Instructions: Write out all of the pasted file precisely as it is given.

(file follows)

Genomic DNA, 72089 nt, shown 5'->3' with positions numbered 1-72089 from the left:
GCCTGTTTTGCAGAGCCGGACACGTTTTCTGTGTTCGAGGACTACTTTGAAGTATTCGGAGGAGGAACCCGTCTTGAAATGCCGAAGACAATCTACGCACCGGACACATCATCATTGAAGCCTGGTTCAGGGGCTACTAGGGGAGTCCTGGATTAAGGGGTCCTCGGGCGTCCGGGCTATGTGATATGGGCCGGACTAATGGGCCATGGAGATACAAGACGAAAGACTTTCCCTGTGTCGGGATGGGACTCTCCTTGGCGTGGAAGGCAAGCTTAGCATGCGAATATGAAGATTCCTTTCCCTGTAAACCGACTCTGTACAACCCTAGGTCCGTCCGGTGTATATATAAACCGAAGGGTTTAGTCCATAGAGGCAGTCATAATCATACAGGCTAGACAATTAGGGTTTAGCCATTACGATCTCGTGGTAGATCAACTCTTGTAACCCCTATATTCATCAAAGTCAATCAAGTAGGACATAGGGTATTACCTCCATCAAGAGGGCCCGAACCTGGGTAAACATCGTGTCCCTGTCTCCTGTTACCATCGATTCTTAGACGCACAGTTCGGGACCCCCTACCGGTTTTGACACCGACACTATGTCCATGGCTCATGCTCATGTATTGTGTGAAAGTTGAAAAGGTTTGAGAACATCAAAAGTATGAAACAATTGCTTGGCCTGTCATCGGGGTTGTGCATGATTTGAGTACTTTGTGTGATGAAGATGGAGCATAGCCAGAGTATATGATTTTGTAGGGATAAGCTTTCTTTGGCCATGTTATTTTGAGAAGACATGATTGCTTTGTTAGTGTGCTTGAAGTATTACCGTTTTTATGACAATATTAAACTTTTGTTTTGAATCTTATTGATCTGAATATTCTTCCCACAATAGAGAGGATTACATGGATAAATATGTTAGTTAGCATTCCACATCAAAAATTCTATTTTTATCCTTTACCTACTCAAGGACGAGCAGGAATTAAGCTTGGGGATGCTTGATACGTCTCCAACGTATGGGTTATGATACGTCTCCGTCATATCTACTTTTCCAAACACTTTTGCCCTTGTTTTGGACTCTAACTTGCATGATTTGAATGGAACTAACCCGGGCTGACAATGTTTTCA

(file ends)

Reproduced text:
Genomic DNA, 72089 nt, shown 5'->3' with positions numbered 1-72089 from the left:
GCCTGTTTTGCAGAGCCGGACACGTTTTCTGTGTTCGAGGACTACTTTGAAGTATTCGGAGGAGGAACCCGTCTTGAAATGCCGAAGACAATCTACGCACCGGACACATCATCATTGAAGCCTGGTTCAGGGGCTACTAGGGGAGTCCTGGATTAAGGGGTCCTCGGGCGTCCGGGCTATGTGATATGGGCCGGACTAATGGGCCATGGAGATACAAGACGAAAGACTTTCCCTGTGTCGGGATGGGACTCTCCTTGGCGTGGAAGGCAAGCTTAGCATGCGAATATGAAGATTCCTTTCCCTGTAAACCGACTCTGTACAACCCTAGGTCCGTCCGGTGTATATATAAACCGAAGGGTTTAGTCCATAGAGGCAGTCATAATCATACAGGCTAGACAATTAGGGTTTAGCCATTACGATCTCGTGGTAGATCAACTCTTGTAACCCCTATATTCATCAAAGTCAATCAAGTAGGACATAGGGTATTACCTCCATCAAGAGGGCCCGAACCTGGGTAAACATCGTGTCCCTGTCTCCTGTTACCATCGATTCTTAGACGCACAGTTCGGGACCCCCTACCGGTTTTGACACCGACACTATGTCCATGGCTCATGCTCATGTATTGTGTGAAAGTTGAAAAGGTTTGAGAACATCAAAAGTATGAAACAATTGCTTGGCCTGTCATCGGGGTTGTGCATGATTTGAGTACTTTGTGTGATGAAGATGGAGCATAGCCAGAGTATATGATTTTGTAGGGATAAGCTTTCTTTGGCCATGTTATTTTGAGAAGACATGATTGCTTTGTTAGTGTGCTTGAAGTATTACCGTTTTTATGACAATATTAAACTTTTGTTTTGAATCTTATTGATCTGAATATTCTTCCCACAATAGAGAGGATTACATGGATAAATATGTTAGTTAGCATTCCACATCAAAAATTCTATTTTTATCCTTTACCTACTCAAGGACGAGCAGGAATTAAGCTTGGGGATGCTTGATACGTCTCCAACGTATGGGTTATGATACGTCTCCGTCATATCTACTTTTCCAAACACTTTTGCCCTTGTTTTGGACTCTAACTTGCATGATTTGAATGGAACTAACCCGGGCTGACAATGTTTTCA